Color on the Cutting Edge: The Jewelry of Michael Kirk
Elizabeth Kirk is the daughter of legendary Navajo & Isleta Pueblo jeweler Michael Kirk, as well as a frequent collaborator and manager of his business. Michael Kirk, has long been an innovator in the Native American jewelry world, and his name has become synonymous with quality and craftsmanship. People don’t often associate Native American jewelry with cutting-edge technology, but Kirk is an artist whose work makes you rethink everything you think you know about Native jewelry. We sat down with Elizabeth to talk about her father’s signature feather designs, the innovative technology behind his popular color series, and how she and her father are responding to a changing market.
My father, has been making his feather pieces since 1971, and we began the color series in 2014. The feather work is what draws people to my father’s jewelry. When you hold one of his pieces, you can actually see and feel every individual line, and people simply don’t understand how he can achieve that level of detail. They think it’s a machine and then we show them the tool we use. It’s very labor intensive, and that finish and detail really sets his work apart from other jewelers. My father’s designs are extremely delicate. He loves things to look like they flow.
In developing the color series, the whole allure was being able to add color without utilizing stone. To create the bright colors, we add a ceramic e-coat to the jewelry using electroplating technology. To my knowledge, there are only one or two Native artists using this process, so it is completely new and different for most people. I love that these pieces incorporate the traditional part of jewelry which is the fabrication and the contemporary part which is the coloring.
The feather pieces are all handmade, fabricated pieces. The e-coating color system is the final step the pieces go through, and it brings out and magnifies any imperfection so we have to be extremely careful in the finishing process. The process involves eleven steps comprised of an electrocleaner, distilled water, an acid dip and drying done with an air compressor. Fingerprints will show up in the color so we can’t touch the pieces and have actually developed our own tools for handling the jewelry.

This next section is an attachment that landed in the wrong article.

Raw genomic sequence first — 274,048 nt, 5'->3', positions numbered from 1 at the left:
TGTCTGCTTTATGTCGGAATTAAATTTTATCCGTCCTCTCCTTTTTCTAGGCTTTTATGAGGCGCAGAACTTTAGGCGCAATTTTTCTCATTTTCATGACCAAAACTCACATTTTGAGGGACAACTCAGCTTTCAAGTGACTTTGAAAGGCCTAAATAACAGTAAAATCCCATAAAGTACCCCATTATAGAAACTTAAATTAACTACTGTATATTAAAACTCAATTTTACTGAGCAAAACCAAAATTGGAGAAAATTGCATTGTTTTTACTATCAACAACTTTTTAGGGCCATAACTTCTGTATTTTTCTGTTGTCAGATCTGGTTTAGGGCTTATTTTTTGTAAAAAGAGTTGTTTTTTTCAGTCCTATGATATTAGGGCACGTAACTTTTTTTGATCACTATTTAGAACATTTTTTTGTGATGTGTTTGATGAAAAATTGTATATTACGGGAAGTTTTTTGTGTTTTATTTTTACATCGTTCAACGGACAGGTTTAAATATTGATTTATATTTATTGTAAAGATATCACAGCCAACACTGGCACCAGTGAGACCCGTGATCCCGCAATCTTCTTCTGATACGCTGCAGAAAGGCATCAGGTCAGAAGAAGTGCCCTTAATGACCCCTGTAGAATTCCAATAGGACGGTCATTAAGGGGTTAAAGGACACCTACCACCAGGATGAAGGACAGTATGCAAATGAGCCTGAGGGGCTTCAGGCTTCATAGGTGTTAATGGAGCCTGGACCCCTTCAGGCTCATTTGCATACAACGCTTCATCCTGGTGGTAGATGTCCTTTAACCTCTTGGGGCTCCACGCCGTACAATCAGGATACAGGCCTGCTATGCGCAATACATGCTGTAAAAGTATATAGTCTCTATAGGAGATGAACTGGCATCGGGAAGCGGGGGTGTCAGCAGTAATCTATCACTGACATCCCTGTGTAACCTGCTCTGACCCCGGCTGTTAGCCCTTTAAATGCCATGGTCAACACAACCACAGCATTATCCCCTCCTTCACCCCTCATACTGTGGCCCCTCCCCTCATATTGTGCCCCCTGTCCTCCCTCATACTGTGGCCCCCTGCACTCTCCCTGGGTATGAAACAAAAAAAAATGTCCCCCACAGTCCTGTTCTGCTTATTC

Once the piece is completely finished to our satisfaction, we submerge the jewelry in a liquid bath and apply electricity, choosing voltage based on the thickness of ceramic wanted on the piece and the color we want to achieve. The other factor that affects the color is how long you apply the electrical current. The color process is followed by more cleaning steps and drying. While it air dries, it goes from something that looks tacky to a very metallic finish. Finally the pieces are cured for 30 minutes in the oven.
The e-coating technology was developed in Italy and is sold at Rio Grande here in Albuquerque. They’ve been instrumental in providing new technologies and helping us improve production, thus taking our art to new levels and make sure our jewelry is constantly evolving. My father welcomes change because he feels that when you become stagnant, you become obsolete. While the feather design has been very good to us, it has evolved greatly from when he first started in 1971. As the times change, so do the buyers, and we have to adapt while keeping true to ourselves and our designs.
Nowadays more and more people are purchasing Native jewelry not because it’s an art but because it’s an accessory. They purchase because it goes with an outfit, which is something I do myself. The younger generation is looking for different and edgy, and the ceramic coating has offered us a way to change the look of the jewelry without taking away from the integrity of my father’s work. My father and I take issue with others dictating what Native art is and isn't. By using this new color technology and developing his line of cast pieces, we plan on expanding our market.
Our designs are generalizations of our culture, and in no way depict any part of our culture specifically because that is forbidden. Many are looking for a romanticized story to go along with a piece, but the truth is that we make what we do for the beauty, to make a living and for the love of art. I first took over the business aspect of my father’s jewelry-making when I was 17 in order to free him up to be the artist he is. I’ve been in this industry full time for 21 years and have become intertwined in his art for the love of family and our art form. I do what I do to carry on the legacy which my father and uncle started to build 43 years ago.